Starr says he should have been more informative during probe
December 19, 1999
Web posted at: 8:56 p.m. EST (0156 GMT)
WASHINGTON (CNN) -- On the anniversary of President Clinton's
impeachment, former Special Counsel Kenneth Starr said that during his investigation he should have shared more information -- with the House of Representatives and with the public.
Starr also said that Linda Tripp's federal immunity deal will
protect her from Maryland wire-tapping charges.
"Our understanding of the law, and this is going to remain in
dispute, is that there was immunity in place," Starr said
Sunday on CNN's "Late Edition" with Wolf Blitzer.
Tripp has been charged with violating Maryland privacy laws
by secretly recording phone conversations with former White
House intern Monica Lewinsky.
Starr said he should have helped the public better understand the charges against Clinton
Time gap has become focus of Tripp case
There is a gap of about one month between the time Starr's
office granted Tripp immunity and when it actually filed an
order reflecting that. It is that gap that has become the
focus of the case.
On Sunday, Starr said the date on which the agreement was
actually filed was simply "administerial."
But last week, a Maryland judge disagreed and ruled that
Tripp was not protected by immunity, and set a trial date.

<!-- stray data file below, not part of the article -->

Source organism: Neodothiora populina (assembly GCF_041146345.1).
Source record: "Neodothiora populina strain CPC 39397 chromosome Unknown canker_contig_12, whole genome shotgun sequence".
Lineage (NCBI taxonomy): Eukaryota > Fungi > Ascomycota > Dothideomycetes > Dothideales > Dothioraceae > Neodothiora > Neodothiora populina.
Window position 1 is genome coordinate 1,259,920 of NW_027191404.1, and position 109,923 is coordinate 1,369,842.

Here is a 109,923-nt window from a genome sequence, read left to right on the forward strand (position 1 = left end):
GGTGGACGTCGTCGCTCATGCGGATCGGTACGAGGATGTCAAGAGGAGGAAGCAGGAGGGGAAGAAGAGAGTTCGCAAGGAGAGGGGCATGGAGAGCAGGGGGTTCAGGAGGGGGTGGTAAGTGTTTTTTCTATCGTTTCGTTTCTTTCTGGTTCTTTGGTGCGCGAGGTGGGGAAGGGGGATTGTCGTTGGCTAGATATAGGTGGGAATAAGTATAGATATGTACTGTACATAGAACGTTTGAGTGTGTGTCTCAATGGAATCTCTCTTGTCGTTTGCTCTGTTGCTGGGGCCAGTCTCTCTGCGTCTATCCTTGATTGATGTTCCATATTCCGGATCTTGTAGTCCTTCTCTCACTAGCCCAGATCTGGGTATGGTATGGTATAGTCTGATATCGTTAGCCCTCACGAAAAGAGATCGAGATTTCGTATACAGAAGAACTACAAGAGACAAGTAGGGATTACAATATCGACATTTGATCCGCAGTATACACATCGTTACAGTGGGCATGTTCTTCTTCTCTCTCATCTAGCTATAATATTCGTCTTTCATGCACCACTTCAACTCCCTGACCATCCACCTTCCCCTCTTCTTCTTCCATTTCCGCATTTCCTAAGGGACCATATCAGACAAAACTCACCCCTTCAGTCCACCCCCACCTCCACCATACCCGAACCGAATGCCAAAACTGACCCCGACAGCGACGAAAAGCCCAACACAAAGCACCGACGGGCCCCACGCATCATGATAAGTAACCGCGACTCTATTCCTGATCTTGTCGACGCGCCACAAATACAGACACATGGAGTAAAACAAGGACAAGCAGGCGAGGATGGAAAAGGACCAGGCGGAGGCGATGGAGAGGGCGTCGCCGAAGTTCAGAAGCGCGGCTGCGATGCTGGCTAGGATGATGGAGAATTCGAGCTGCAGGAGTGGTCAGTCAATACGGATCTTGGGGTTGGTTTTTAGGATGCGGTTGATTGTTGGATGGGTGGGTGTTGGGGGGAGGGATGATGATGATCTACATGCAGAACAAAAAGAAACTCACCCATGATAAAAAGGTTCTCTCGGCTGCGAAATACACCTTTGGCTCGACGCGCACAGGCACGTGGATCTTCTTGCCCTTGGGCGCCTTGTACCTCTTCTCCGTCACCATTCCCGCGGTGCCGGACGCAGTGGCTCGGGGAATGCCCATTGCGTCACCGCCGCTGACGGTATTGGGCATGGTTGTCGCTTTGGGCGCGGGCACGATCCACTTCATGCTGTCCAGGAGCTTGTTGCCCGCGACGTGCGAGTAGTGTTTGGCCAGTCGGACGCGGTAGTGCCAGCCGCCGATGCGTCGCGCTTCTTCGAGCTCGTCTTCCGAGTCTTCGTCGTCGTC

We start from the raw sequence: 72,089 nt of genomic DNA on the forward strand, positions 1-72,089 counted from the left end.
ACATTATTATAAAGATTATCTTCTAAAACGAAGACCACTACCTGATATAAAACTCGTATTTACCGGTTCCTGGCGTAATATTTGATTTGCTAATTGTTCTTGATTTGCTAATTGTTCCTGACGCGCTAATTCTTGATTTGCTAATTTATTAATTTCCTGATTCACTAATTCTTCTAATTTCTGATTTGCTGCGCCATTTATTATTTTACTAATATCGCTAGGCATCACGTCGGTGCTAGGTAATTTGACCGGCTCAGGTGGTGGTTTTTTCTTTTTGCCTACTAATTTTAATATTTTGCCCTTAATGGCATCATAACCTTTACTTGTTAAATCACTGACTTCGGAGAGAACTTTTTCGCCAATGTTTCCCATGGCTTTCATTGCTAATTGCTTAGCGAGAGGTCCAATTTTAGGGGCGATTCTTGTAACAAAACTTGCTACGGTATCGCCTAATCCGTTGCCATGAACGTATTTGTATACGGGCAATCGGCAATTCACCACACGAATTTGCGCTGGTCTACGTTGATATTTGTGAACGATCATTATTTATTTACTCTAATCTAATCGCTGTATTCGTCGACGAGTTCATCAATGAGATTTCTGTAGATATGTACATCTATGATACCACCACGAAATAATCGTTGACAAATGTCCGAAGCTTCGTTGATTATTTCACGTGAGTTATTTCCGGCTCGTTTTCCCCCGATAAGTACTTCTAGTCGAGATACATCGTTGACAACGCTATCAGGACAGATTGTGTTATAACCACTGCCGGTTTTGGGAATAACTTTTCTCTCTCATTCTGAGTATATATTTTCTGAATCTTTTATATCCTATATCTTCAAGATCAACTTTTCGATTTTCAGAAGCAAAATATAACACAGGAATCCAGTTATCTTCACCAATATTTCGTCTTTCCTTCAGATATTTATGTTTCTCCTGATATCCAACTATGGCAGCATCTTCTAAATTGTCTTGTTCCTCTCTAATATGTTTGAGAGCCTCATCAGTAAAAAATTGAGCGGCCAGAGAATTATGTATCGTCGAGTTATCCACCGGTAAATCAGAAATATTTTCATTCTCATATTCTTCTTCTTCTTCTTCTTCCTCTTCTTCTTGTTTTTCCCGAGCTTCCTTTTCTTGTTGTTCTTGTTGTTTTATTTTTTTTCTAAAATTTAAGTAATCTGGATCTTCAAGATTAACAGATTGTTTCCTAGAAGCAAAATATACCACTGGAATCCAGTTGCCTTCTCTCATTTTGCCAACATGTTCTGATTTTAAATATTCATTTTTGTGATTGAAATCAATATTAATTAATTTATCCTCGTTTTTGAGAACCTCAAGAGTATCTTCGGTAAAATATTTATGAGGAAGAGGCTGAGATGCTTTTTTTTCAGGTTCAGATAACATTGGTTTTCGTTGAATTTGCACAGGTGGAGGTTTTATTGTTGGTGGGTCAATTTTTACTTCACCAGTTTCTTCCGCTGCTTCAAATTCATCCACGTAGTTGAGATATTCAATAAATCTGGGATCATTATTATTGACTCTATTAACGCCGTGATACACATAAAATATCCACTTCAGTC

Starr said he expects the final decision to be made by an
Starr says he should have cautioned House members
The former special counsel, who often rushed past cameras
with a curt "no comment," expressed regrets Sunday about how
he dealt with the media during the investigation.
"I think it was a mistake not to be informing the American
public of certain basic facts and to reiterate those facts,"
"Namely, that our investigation was authorized by the
attorney general of the United States, and that the Justice
Department had the information that we had with respect to
serious possible federal offenses," Starr said.
And Starr also admitted errors in communication with the
House of Representatives, saying he should have cautioned
House members about the release of his report because of the
salacious material it contained.
"I could have done more to say this is privacy-sensitive
material that we felt was important for the elected
representatives to have." Starr said.
"At the same time, this was a judgment made based on a very
broad bipartisan sense that the American public needed to
have this information and they needed to have it immediately," said Starr.
House prosecutor also admits errors
Also appearing on "Late Edition," was Rep. Asa Hutchinson, R-
Arkansas, a House prosecutor for the Clinton impeachment
trial in the Senate.
He joined Starr in admitting some errors in judgment. "We
made some mistakes, probably publicly releasing the
videotaped deposition (of Clinton) before it was used as
evidence. That came across as heavy handed," Hutchinson
He also said releasing the Starr report, which in some
instances included graphic descriptions of Lewinsky's sexual
encounters with Clinton, was a mistake.
"We should have been more careful as far as releasing that,"